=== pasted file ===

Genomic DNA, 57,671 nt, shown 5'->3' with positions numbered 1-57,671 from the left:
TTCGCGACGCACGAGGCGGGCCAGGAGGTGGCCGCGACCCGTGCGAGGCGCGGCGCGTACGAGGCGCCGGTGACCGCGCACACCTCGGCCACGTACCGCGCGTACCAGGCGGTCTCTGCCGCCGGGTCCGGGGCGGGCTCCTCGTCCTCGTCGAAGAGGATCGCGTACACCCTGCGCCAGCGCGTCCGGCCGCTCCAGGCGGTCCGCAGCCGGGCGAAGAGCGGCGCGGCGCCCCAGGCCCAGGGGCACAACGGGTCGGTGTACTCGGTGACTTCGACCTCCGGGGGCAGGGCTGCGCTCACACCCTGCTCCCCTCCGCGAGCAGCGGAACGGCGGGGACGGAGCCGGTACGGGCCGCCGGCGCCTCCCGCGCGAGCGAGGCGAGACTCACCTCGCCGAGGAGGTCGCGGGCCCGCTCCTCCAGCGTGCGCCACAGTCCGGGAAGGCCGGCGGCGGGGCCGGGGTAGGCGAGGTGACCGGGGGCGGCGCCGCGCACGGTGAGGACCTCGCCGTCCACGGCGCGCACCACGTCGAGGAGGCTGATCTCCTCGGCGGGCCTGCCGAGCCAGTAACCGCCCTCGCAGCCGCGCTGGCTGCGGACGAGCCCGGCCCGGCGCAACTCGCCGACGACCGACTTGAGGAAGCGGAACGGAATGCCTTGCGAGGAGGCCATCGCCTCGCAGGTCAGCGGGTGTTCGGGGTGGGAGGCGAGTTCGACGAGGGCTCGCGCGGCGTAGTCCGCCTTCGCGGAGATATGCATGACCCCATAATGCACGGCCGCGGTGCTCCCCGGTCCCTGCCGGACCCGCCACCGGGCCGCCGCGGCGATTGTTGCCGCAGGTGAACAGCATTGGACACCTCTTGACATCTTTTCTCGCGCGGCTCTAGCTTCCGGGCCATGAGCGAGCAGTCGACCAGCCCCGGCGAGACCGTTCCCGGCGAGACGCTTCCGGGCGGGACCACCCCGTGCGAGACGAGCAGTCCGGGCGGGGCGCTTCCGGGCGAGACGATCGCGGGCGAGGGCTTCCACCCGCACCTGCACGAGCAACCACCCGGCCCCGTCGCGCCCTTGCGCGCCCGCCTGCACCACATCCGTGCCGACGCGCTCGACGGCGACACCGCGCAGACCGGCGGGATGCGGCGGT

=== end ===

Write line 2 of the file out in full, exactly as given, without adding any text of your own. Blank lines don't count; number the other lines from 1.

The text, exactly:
TTCGCGACGCACGAGGCGGGCCAGGAGGTGGCCGCGACCCGTGCGAGGCGCGGCGCGTACGAGGCGCCGGTGACCGCGCACACCTCGGCCACGTACCGCGCGTACCAGGCGGTCTCTGCCGCCGGGTCCGGGGCGGGCTCCTCGTCCTCGTCGAAGAGGATCGCGTACACCCTGCGCCAGCGCGTCCGGCCGCTCCAGGCGGTCCGCAGCCGGGCGAAGAGCGGCGCGGCGCCCCAGGCCCAGGGGCACAACGGGTCGGTGTACTCGGTGACTTCGACCTCCGGGGGCAGGGCTGCGCTCACACCCTGCTCCCCTCCGCGAGCAGCGGAACGGCGGGGACGGAGCCGGTACGGGCCGCCGGCGCCTCCCGCGCGAGCGAGGCGAGACTCACCTCGCCGAGGAGGTCGCGGGCCCGCTCCTCCAGCGTGCGCCACAGTCCGGGAAGGCCGGCGGCGGGGCCGGGGTAGGCGAGGTGACCGGGGGCGGCGCCGCGCACGGTGAGGACCTCGCCGTCCACGGCGCGCACCACGTCGAGGAGGCTGATCTCCTCGGCGGGCCTGCCGAGCCAGTAACCGCCCTCGCAGCCGCGCTGGCTGCGGACGAGCCCGGCCCGGCGCAACTCGCCGACGACCGACTTGAGGAAGCGGAACGGAATGCCTTGCGAGGAGGCCATCGCCTCGCAGGTCAGCGGGTGTTCGGGGTGGGAGGCGAGTTCGACGAGGGCTCGCGCGGCGTAGTCCGCCTTCGCGGAGATATGCATGACCCCATAATGCACGGCCGCGGTGCTCCCCGGTCCCTGCCGGACCCGCCACCGGGCCGCCGCGGCGATTGTTGCCGCAGGTGAACAGCATTGGACACCTCTTGACATCTTTTCTCGCGCGGCTCTAGCTTCCGGGCCATGAGCGAGCAGTCGACCAGCCCCGGCGAGACCGTTCCCGGCGAGACGCTTCCGGGCGGGACCACCCCGTGCGAGACGAGCAGTCCGGGCGGGGCGCTTCCGGGCGAGACGATCGCGGGCGAGGGCTTCCACCCGCACCTGCACGAGCAACCACCCGGCCCCGTCGCGCCCTTGCGCGCCCGCCTGCACCACATCCGTGCCGACGCGCTCGACGGCGACACCGCGCAGACCGGCGGGATGCGGCGGT